Cross

Novena to St Dominic – Day 2: The paradox of the Cross

“For everything there is a season,

and a time for every matter under heaven:

A time to be born, and a time to die; …

A time to weep, and a time to laugh; …

A time to mourn, and a time to dance; …

A time to love, and a time to hate …”  (Ecclesiastes, cf 3:1-9)

 

There is never, however, a time to despair,

and no matter how challenging or God-less the time in which we find ourselves seems to be,

we are called at all times to be creatures of hope.

St Dominic’s time was not more desperate than ours, yet more than anything it could be said of him that he was a man of hope because of his amazing confidence in God and of his reverence for the length to which Christ went, in order to save us.

The paradox of the Cross:

A place of failure and of triumph;

A place of horror and also of indescribable love.

Pope St John Paul II frequently spoke and wrote of JESUS as the answer to all the questions man seeks an answer to, in order the better to know and understand himself and how to be human.

We could say that the shape of all the answers we seek, is the shape of the Cross.  … … … Difficult to gaze upon, and difficult to understand, and extremely difficult to reconcile with love – especially with divine love.  It is, nevertheless, the shape of all the answers we seek, and St Dominic knew and understood this so well, from the many hours he spent contemplating it. For the Cross is, among other things, also the shape of wisdom, which, when we put it on, becomes the shape of the freedom which is so […]

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    Reflections on St Dominic (8) – The Transfiguration and the Cross

Reflections on St Dominic (8) – The Transfiguration and the Cross

In the various Gospel accounts of the Transfiguration we read, ‘As he prayed the aspect of Jesus face changed’. Then again, ‘In their presence he was transfigured, his face shone like the sun and his clothes became as white as light’ and yet again ‘The desciples saw his glory’. The Magnificat magazine gives the following introduction to the mass for this Feast. It saysChrist’s tabor radiance is a kind of mirror in which we glimpse the glory that God wills to give his friends. The resplendence of the Transfiguration reveals the fullness of life destined to be ours. The transfiguration invites us to configuration. As we peer into the glory that pours from every pore of the transfigured Christ, we cast off everything unworthy of our personal relationship with the infinite, and we take on the luster of the Son of God. Jesus gazes back at us with a luminous look of love that makes us desire to live his transparent beauty- to be luminaries. Silently from Tabor’s splendor the savior begs “Become what you behold.”In Dominic we see someone who wholeheartedly responded to this invitation of Jesus. We read in the Libellis, “far more impressive and splendid than all Dominic’s miracles were the exceptional integrity of his character and the extraordinary energy of divine zeal which carried him along. These proved beyond doubt that he was a vessel of honour and grace. His face was always radiant with a cheerfulness which bore witness to the good conscience he bore within him. By his cheerfulness he easily won the love of everybody. Without difficulty he found his way into people’s hearts as soon as they saw him.’ One could easily imagine people in Dominic’s […]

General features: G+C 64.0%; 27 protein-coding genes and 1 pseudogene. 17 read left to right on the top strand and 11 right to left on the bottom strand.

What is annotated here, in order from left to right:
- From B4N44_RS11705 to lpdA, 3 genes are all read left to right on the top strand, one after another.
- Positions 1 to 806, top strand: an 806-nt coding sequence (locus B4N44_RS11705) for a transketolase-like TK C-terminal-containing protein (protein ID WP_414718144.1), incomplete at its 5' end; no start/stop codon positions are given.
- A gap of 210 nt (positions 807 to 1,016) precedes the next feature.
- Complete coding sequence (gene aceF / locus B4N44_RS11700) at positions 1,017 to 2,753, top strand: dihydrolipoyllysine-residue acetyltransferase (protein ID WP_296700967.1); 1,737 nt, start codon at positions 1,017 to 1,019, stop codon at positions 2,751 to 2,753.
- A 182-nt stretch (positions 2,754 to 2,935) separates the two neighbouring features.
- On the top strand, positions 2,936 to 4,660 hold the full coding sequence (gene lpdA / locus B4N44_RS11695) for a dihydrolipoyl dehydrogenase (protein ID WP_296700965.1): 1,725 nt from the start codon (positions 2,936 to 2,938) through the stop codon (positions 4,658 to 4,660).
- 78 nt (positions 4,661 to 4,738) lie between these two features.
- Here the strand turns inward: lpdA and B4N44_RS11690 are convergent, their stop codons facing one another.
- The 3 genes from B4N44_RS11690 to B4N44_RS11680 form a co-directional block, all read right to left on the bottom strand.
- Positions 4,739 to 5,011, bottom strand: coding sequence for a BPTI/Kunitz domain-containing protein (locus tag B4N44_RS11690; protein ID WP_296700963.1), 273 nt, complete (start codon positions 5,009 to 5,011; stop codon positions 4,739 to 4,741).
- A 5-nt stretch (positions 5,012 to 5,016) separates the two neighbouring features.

Second Sunday of Lent – 2015

 All the runners at the stadium are trying to win, but only one of them gets the prize.  You must run in the same way, meaning to win.  All the fighters at the games go into strict training; they do this just to win a wreath that will wither away, but we do it for a wreath that will never wither.  (1 Cor.9:24-25).  Beginning with this passage from St. Paulwhere in effect he tells us that in the Christian contest we are all called to be winners not of an earthly but a heavenly wreath, I would like to reflect on the great hope for living our Christian life. which the mystery of the Transfiguration of our Lord, gives us.In his commentary on last Sunday’s gospel where Jesus was tempted by Satan in the desert, St. Augustine says “do you notice that Christ has been tempted and fail to notice that he overcame the temptation?  Recognise your own self tempted in him and conquering also in him”.  In today’s Gospel something similar is happening.  Notice where the Transfiguration is placed in all three synoptic Gospels – Matthew, Mark and Luke.  It comes between the first and second prediction of the Passion and of Peter’s Profession of faith in Jesus as Messiah, and in Matthew, as Son of the living God.This is very significant.  It demonstrates that the Transfigured Christ, that is Jesus risen and glorified, is at the centre of the Cross i.e. of every form of suffering and of death itself; and secondly, that it is the crucified and risen Jesus that gives suffering and death its meaning as we sang at Lauds this morning – “Jesus Christ, our Lord, brought an end to […]